Housing shapes our lives in critical ways. The benefits of stable housing can be so powerful that they have been compared to a vaccine that benefits our physical and mental health. Housing location is the strongest predictor of life expectancy. A person's zip code predicts not only their health, but also the level of segregation and poverty in their neighborhood, the funding for schools and the community's experiences with the criminal justice system.
The need for a place to live is universal. Safe and decent housing is a human right. Article 25 of the Universal Declaration of Human Rights states that "Everyone has the right to a standard of living adequate for the health and wellbeing of himself and of his family, including food, clothing, housing and medical care and necessary social services, and the right to security in the event of unemployment, sickness, disability, widowhood, old age or other lack of livelihood in circumstances beyond his control." Housing rights are also protected in numerous international treaties and in national, state and city laws.
For millions throughout the US, the experience of affordable, stable and adequate housing is precarious at best. Homelessness, eviction, displacement, harassment, overcrowding and disrepair are increasingly common experiences.
In New York City, the housing crisis is so extreme that it has been referred to as a "humanitarian emergency" which is “man-made and shaped by a combination of forces that have led to a large-scale “displacement of populations” from their homes.” Those most impacted by the crisis are Black and Hispanic residents, families with children, the elderly, the disabled and low-income households.
The most visible symptoms of New York City's lack of affordable housing are the record numbers of homeless people. By the end of 2018, over 63,000 people were sleeping in City shelters and between 3000 and 7000 were sleeping on the street each night.
But the crisis manifests itself in other ways. 44% of New Yorkers spend more than 30% of their household income on rent and are forced to forego basic necessities like food, medicine and utilities. In some cases, the choice is between “heat” or “eat.”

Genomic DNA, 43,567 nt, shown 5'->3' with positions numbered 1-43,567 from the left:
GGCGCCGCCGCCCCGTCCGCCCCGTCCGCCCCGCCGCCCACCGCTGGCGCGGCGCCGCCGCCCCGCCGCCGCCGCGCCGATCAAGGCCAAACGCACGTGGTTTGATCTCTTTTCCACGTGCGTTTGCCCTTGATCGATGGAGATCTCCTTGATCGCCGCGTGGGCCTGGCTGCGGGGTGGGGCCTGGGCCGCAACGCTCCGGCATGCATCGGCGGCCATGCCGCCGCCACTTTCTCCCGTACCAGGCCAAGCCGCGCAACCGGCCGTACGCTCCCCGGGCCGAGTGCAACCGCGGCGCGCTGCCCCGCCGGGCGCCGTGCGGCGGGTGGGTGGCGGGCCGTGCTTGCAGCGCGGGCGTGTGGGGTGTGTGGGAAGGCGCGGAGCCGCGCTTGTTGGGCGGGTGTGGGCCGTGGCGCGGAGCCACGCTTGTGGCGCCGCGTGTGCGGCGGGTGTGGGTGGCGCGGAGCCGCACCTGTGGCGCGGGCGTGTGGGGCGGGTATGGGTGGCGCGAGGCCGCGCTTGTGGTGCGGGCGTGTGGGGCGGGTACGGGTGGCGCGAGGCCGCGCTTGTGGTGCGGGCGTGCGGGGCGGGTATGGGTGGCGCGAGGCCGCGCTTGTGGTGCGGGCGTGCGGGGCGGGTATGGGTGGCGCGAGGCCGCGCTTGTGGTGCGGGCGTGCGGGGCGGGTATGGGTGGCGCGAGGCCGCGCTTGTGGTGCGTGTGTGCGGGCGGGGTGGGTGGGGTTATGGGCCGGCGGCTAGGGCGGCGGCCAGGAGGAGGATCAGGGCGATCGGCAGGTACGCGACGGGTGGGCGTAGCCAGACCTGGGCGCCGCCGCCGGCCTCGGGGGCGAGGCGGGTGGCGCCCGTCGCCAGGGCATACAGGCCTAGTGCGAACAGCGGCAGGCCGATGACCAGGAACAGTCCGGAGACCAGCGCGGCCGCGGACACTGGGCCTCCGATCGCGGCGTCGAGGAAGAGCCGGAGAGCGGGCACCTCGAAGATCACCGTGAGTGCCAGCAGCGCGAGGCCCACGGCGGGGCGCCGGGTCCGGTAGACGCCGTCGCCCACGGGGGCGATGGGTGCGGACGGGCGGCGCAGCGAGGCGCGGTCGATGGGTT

As rent-stabilized apartments vanish and gentrification intensifies, thousands of New Yorkers have been displaced from their communities. In 2016, there were over 36,000 evictions in the city.
Thousands more New Yorkers live in overcrowded, unsafe buildings, with broken elevators, mold, and other pests that negatively affect their health. Years of mismanagement and disinvestment have led to a crisis in public housing, leading to the New York City Public Housing Agency (NYCHA) being named the city's worst landlord in 2018.
While the causes of and solutions to the affordable housing crisis are widely debated, three things are clear: in the last thirty years, the cost of housing has skyrocketed, personal incomes have stagnated and government policies have failed to adequately address these realities.
Throughout the summer of 2018, students from UNIS and KIPP College Prep in the Bronx spent three intensive weeks investigating housing injustice in New York City. They traveled throughout the city to meet with tenant organizers, service providers, academics, advocates and activists working on issues related to housing and human rights. They also listened to and transcribed the stories of people living in homeless shelters, as well as of those who have been displaced, evicted and harassed by landlords in rapidly gentrifying neighborhoods. Most importantly, they learned about the ways in which those affected by NYC’s housing crisis are organizing to make decent and affordable housing a human right.
Click here for an online version of their culmination photojournalism project "The Rent Eats First." The title was inspired by Matthew Desmond's use of the phrase in his Pulitzer prize-winning book Evicted: Poverty and Profit in the American City. Thanks to a generous donation from Penguin Random House, all participants read and discussed the books throughout the program. The project was made possible thanks to a generous grant from Teaching Tolerance.
Video credit: Jamahl Richardson